Interests of study for the valedictorians vary. Deurlington wants to explore studies in neuroscience, math and a topic very close to home andamp;#8212; education. Cutler is interested in business and international affairs.Cutler’s mother was born in Vietnam. While Natalie is considering a study in business, she said international affairs drew her attention because of her love of cultures and different ways of life.andamp;#8220;I love seeing different people in different countries and seeing how they thrive,andamp;#8221; Cutler said.Deurlington said she was drawn to math because of her aptitude for numbers, she chose neuroscience due to fascination with emotions and their link to brain chemistry, and education andamp;#8212; not for its perfection andamp;#8212; but for its imperfection.andamp;#8220;I think the educational system could use some revamping … there needs to be changes made. I could see myself being a part of that change,andamp;#8221; Deurlington said.It should be pointed out, however, that neither valedictorian is decided on a firm direction, a major or any specific course of study.It’s something, they said, will come in time.andamp;#8220;I think college is all about opening doors to opportunities you haven’t had before and exploring things you wouldn’t have had a chance to look at,andamp;#8221; Cutler said.Choosing to go to Brown, Cutler said, was a result of this desire to explore.andamp;#8220;The very final choice was between Yale, Brown and Tulane University. I ended up choosing Brown because for one they have an open curriculum,andamp;#8221; she said. andamp;#8220;Besides … your major or concentration, you don’t have to take other requirements, so it really gives you an opportunity to explore.andamp;#8221;As Saturday’s graduation nears, Deurlington said her family is happy for her, and her parents are helping her to prepare for Argentina.andamp;#8220;They’re great parents I love them. They’ve been very supportive,andamp;#8221; she said.Cutler said her parents are excited for her while her brother, 13, and sister, 16, are still digesting her move.andamp;#8220;They are already fighting over my room, but my sister says she’s going to miss me and I’m sure my brother will too andamp;#8212; at some point,andamp;#8221; Cutler said laughing. andamp;#8220;Deep down there’s some love there.andamp;#8221;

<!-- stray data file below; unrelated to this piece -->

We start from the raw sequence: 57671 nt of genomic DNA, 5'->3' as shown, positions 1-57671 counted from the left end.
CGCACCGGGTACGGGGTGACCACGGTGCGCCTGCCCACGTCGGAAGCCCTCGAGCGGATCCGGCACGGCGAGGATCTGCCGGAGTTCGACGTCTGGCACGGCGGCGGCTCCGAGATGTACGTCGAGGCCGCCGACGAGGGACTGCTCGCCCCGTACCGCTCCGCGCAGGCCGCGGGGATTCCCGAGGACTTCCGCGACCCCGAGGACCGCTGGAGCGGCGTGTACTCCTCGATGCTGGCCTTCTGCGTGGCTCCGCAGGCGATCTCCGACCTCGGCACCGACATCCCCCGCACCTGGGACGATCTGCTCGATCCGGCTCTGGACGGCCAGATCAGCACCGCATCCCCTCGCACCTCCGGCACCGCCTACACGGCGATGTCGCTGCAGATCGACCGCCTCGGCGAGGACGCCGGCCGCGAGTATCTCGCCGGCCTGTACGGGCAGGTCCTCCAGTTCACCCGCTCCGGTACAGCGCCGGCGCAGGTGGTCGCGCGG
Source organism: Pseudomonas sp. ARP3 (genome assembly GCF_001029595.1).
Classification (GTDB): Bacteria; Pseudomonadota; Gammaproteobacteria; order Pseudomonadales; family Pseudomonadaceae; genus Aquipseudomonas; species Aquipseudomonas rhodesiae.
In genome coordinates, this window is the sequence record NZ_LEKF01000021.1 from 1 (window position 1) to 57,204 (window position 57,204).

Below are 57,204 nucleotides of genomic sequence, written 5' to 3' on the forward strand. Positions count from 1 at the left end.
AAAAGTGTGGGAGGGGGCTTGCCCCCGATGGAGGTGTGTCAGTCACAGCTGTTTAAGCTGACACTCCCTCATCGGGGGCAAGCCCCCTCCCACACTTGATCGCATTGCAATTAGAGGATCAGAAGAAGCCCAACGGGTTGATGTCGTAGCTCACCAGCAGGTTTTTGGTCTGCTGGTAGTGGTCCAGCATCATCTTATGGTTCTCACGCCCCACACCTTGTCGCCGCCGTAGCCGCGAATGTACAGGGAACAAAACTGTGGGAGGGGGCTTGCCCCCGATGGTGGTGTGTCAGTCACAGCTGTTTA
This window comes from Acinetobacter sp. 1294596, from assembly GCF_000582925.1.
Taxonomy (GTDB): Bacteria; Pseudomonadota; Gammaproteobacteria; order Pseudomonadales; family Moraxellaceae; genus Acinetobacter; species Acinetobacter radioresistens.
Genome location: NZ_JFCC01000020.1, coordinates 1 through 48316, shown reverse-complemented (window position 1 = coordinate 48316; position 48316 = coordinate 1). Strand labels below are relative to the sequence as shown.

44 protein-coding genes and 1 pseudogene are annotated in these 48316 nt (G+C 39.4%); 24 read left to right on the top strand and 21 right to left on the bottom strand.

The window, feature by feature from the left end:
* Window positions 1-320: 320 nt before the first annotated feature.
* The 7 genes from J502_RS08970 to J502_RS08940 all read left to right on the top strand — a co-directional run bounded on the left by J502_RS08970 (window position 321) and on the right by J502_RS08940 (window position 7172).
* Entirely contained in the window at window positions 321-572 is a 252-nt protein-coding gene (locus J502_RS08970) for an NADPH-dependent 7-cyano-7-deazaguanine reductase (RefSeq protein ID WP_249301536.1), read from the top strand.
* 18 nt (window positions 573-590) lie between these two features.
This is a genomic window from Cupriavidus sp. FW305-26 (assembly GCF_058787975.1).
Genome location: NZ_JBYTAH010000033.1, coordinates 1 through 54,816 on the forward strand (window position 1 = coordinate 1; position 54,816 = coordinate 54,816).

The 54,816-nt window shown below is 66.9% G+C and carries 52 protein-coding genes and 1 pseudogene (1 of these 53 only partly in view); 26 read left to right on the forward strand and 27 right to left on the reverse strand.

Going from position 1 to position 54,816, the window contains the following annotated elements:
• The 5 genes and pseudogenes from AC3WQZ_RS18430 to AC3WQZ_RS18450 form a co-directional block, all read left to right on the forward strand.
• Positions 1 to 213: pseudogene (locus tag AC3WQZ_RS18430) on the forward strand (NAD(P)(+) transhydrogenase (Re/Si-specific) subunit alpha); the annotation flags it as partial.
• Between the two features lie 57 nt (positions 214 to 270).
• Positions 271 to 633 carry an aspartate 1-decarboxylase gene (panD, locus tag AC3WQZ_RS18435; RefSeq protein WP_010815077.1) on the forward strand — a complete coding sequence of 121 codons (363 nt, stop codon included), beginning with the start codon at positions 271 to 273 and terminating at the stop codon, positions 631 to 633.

Support Local Journalism


Support Local Journalism

Readers around Lake Tahoe, Truckee, and beyond make the Sierra Sun's work possible. Your financial contribution supports our efforts to deliver quality, locally relevant journalism.

Now more than ever, your support is critical to help us keep our community informed about the evolving coronavirus pandemic and the impact it is having locally. Every contribution, however large or small, will make a difference.

Your donation will help us continue to cover COVID-19 and our other vital local news.

For tax deductible donations, click here.

Start a dialogue, stay on topic and be civil.
If you don't follow the rules, your comment may be deleted.

User Legend: iconModerator iconTrusted User